Nintendo stole the show this year with the Wii U a new console and controller concept that won't hit the market until sometime next year. Nintendo President and CEO Satoru Iwata detailed some of the features.
I had a chance to give it a try with some prototype games and the device was light and responsive, except for the one time it froze and had to be restarted. The games make you move around a lot. For example in one of them called Battle Mii you turn your spaceship by rotating your body.
In another game called Shield Pose you try to block arrows sent from a far off pirate ship. While the console and controller are new, the company said that it will be backward compatible with all games and controllers. With the announcement of the first Wii a few years back, Nintendo lost hardcore gamers, but gained casual ones. With the announcement of Wii U, the company is hoping to win back serious gamers, but whether that happens remains to be seen. Nintendo didn't announce any hardware specs, pricing or a specific release date.
Nintendo wasn't the only one introducing new hardware, Sony did as well, but before getting to any of that, the company apologized to users and customers for the mutli week outage of the PlayStation Network.
Sony quickly switched gears and moved on to game demos and announcements like the PlayStation 3D display, a 24" low cost 3D TV that will be out later this year and bundled with an HDMI cord, a set of active shutter glasses and Resistance 3. A unique feature about the TV is that in two player mode, rather than playing split screen, each player sees something different. One set of images is sent to player one, another image is sent to player two. I tried it out and it does in fact work. Sony wouldn't detail how, but it likely has to do with the active shutter glasses. The bundle costs $500.
Sony also showed off the PlayStation Vita, what we previously new as the next generation portable.
During my hands on I first noticed that the screen is incredibly crisp and there's a lot of detail. The device itself is light, weighing not much more than some cell phones. Some game developers took advantage of the touch pads, like in this golf game that lets you change things in the game by swiping on its backside. Other developers took advantage of the device's accelerometer making you spin and turn the device to control characters in the game. The Vita will be available this holiday with the WiFi version priced at $250 and the WiFi 3G version at $300.
While Sony and Nintendo focused a lot of attention on hardware and handheld devices, Microsoft spent most of its press conference on Kinect and new features developed for it. It showed how you can control your TV and search the Internet by speaking commands.
It also showed off how you can control the storyline of a game by speaking with characters.
Microsoft also introduced Kinect Fun Labs, where one of the applications instantly creates a life like avatar and another one lets you digitize your favorite objects.
From LA, let's head north to San Francisco where on Monday Apple CEO Steve Jobs, while still technically on medical leave, launched Apple's iCloud Service.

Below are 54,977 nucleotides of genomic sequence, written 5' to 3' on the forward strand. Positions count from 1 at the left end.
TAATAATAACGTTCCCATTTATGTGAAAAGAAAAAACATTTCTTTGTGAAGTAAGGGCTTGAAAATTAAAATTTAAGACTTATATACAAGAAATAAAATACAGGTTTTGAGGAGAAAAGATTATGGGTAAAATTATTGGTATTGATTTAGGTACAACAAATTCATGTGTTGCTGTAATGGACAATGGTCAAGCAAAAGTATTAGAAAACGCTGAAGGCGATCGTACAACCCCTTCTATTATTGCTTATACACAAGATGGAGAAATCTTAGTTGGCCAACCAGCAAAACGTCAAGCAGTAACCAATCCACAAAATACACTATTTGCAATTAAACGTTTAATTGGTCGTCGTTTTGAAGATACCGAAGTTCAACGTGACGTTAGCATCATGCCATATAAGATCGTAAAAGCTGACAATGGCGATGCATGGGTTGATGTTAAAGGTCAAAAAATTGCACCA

iCloud will let users store documents, calendars, contacts, photos and music online and distribute them to other devices, including Macs, iPads, iPhones and Windows PCs.
STEVE JOBS, CEO, APPLE: "Keeping these devices in sync is driving us crazy. So we've got a great solution to this problem. And we think this solution is our next big insight. We're going to demote the PC and the Mac to just be a device, just like iPhone and iPad or an iPod Touch. And we're going to move the digital hub, the center of your digital life, into the cloud. Because all these new devices have communications built into them, they can all talk to the cloud whenever they want."
The service will launch in the fall and be free. Users will have 5GB of online storage, and music, books, apps and photos won't count against that total. Apple will introduce three new apps to work with iCloud for documents, photos and music. Perhaps the most anticipated is iTunes in the Cloud. It will let users share their songs bought through iTunes with as many as 10 devices. For $25 a year, an additional service will offer cloud access to songs ripped from CDs.
Back here in LA, we got an update on the AR Drone helicopter from Parrot. We first showed you it at CES in 2010 and it launched here at E3 last year. This time around the company announced that the drone will be flyable by Android, Symbian and bada devices.
ARFree Flight will hit the Android Market in July. For iOS devices a new game, AR.Race is available in the App Store that lets pilots create a race track and then fly it. The company also announced a challenge for pilots, tasking them with outflying company experts. More information is available on their website. The AR Drone still costs 300 dollars.
With all the talk about Kinect for Xbox 360, people with a limited amount of space may feel left out. The system makes you stand a certain distance away and for gamers in dorm rooms, apartments or other small spaces, that might be impossible. To help solve that, Nyko introduced the Zoom, a wide angle lens adapter for the Kinect sensor that cuts the distance you need between you and the sensor by 40%. That means that two people could stand in a space that could normally only accommodate one. The Zoom goes on sale in August for $30.